Electric Heaters – Comparisons and Recommendations

In this guide:

Which Electric Heater is Cheapest to Run?
Why Conventional Radiators Can Leave You Feeling Cold
Save on Heating Bills
Avoid Clutter! Is Your Electric Heater Hidden?
How to Choose the Most Suitable Electric Heater
What This Means For You

First, a bit of background:

Electric heaters are ideal as they give you heat ‘on-demand’ and can be focused on a particular area.

Many of us have central heating in our homes but modern lifestyles mean this often isn’t the most efficient way to heat them.

Central heating suited the typical family in the 60’s and 70’s.  The system would be off during the day while you were at work and the children at school, and then only come on for a few hours in the evening.

But our lifestyles have changed considerably since then so it’s right to question whether there is a better way to heat your home.

  • More and more people work from home, often from a single room, yet many have to heat the whole house to keep warm
  • Older children, who tend to spend evenings in their bedrooms doing homework, or watching TV, want their bedrooms to be as warm as the rest of the house
  • As the demand for space grows, we build extensions and add-on conservatories which can’t be added to the central heating

And rising energy costs mean none of us want to waste heat, particularly in rooms where we don’t spend much time. All this means the need for room-by-room on-demand heating is growing.

Electric portable heaters are very useful when you want focused heat in a specific area.  It often means you can have the central heating switched off, or you can run it in the background on a lower setting.

This guide compares the most popular electric heaters and gives you the information you need to make the right choice.

Which Electric Heater is Cheapest to Run?

Let’s look at 5 popular types of electric portable heater:

  • Under Rug Heaters
  • Oil Filled Radiators
  • Convector Heaters
  • Fan Heaters
  • Halogen Heaters

The easy thing about comparing electric heaters is they all have a power rating in Watts (W) or kiloWatts (kW).  A kiloWatt is 1000 Watts.

As the heaters are all more or less 100% efficient it’s easy to see that a 2kW heater will give out twice as much heat, and cost twice as much to run, as a 1kW heater.

At the time of writing running costs for different size heaters are:

UPDATE OCTOBER 2022: Please multiply the figures below x3 for approximate current running costs.

RugBuddy running costs
But knowing the power rating isn’t the whole story when calculating running costs.  Real world factors will determine the size of your heating bill.

Factors such as

  • how long the electric heater runs at full power and whether it’s self regulating or thermostatically controlled
  • whether it’s comfortable enough so you can compensate by turning down (or turning off) the central heating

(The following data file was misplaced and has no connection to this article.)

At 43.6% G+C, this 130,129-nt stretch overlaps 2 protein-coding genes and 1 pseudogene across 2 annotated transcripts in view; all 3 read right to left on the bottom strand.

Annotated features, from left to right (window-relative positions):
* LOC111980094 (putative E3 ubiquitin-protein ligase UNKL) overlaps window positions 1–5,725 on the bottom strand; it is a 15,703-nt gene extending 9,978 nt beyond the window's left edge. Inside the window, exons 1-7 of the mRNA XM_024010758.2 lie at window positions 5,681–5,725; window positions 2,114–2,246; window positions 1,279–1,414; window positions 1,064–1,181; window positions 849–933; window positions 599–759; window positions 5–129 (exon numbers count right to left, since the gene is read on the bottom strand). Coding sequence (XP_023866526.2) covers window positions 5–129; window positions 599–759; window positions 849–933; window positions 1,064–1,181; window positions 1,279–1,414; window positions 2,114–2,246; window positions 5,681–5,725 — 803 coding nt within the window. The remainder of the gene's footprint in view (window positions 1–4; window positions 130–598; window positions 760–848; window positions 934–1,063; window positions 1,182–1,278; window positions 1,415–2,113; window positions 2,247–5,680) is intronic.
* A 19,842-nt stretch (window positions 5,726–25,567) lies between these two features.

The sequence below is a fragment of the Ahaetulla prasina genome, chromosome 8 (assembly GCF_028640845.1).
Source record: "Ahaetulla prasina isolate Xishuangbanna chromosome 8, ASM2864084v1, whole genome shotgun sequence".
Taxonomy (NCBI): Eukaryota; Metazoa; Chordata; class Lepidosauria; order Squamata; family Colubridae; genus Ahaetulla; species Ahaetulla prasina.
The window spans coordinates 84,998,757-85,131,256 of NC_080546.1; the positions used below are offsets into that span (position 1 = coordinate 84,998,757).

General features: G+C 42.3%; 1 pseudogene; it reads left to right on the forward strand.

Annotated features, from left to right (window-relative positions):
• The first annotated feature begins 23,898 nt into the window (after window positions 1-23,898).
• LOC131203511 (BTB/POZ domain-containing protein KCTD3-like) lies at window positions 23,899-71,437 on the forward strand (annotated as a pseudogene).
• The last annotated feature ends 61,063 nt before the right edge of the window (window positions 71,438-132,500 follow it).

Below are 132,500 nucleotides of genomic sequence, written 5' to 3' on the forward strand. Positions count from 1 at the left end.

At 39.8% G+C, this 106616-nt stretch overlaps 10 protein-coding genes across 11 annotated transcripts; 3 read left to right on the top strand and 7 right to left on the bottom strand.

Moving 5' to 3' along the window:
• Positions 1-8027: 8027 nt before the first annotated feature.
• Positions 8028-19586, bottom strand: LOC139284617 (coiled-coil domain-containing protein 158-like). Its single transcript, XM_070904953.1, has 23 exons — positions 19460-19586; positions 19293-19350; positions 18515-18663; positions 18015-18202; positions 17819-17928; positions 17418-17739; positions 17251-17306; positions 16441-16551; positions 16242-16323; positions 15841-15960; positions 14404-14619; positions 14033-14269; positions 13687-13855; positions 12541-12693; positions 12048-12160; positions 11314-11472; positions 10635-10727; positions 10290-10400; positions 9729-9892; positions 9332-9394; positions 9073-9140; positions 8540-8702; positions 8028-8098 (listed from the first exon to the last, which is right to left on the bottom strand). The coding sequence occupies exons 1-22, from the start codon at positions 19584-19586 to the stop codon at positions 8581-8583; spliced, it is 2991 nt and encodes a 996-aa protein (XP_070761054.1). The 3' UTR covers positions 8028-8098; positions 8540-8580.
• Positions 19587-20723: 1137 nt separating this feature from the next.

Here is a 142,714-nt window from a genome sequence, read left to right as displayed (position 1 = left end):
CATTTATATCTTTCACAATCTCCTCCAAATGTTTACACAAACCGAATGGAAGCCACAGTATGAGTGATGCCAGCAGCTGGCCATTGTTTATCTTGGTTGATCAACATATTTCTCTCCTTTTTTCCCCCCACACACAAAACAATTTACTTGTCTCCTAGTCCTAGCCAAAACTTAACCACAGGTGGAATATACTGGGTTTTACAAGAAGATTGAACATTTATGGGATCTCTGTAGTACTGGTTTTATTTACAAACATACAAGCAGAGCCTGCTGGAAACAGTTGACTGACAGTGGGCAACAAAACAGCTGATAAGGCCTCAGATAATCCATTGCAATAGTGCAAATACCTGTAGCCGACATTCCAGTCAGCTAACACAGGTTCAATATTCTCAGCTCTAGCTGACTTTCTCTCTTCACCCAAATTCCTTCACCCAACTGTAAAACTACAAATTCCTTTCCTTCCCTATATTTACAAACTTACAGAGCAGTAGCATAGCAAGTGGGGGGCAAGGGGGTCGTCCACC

So we need to look at

  • the way the heat is generated
  • how long the heater takes to warm up and cool down
  • the nature of the heat
  • how close you are to the heater

After all, you’re buying a heater to feel comfortable and all these factors will be important to you.  You will also be concerned whether the heater is safe, silent and healthy.

Why Conventional Radiators Can Leave You Feeling Cold

A recent news story showed that many households have the thermostat turned up 4 degrees hotter than in the 1970s.

Obviously they have chosen to ignore the Government Minister’s advice to ‘put on a jumper’!  But they may be wondering why they still don’t feel that warm and cozy despite the higher temperatures and higher energy bills.

The reason is simple. The typical central heating system relies on wall mounted radiators and these have a serious drawback – they deliver convected heat. Let me explain what this means.

The radiator heats the air as it is drawn through a series of vanes at the back.  The warm air rises to the ceiling and pushes across to the far side of the room where it cools and slips down to floor level.  It’s now drawn back across the floor to be warmed by the radiator and the cycle repeats.

These convection currents mean the warmest air is by the ceiling and the coolest air, and strongest draughts, are at floor level.

It’s easy to see that this is the exact reverse of what you want.  You don’t want cold feet and a hot head. You feel most comfortable if you are out of draughts, with warm feet and ankles, and with your head in un-stuffy air.

Central heating radiators fail to deliver any of the comfort factors you want, and electric heaters that rely on the movement of warm air (convectors, fan heaters, oil filled radiators) are just as bad.

Radiant heat offers a much more comfortable experience.

In our World the biggest source of radiant heat is the Sun.  Think how much warmer you feel moving from the shade into sunlight on a bright day even though the air temperature is constant.  That’s the power of radiant heat.

So electric portable heaters that deliver radiant heat are more likely to give you the comfort you want.  In this guide halogen heaters and under rug heaters are the only radiant heaters. All the others rely on warm air movement.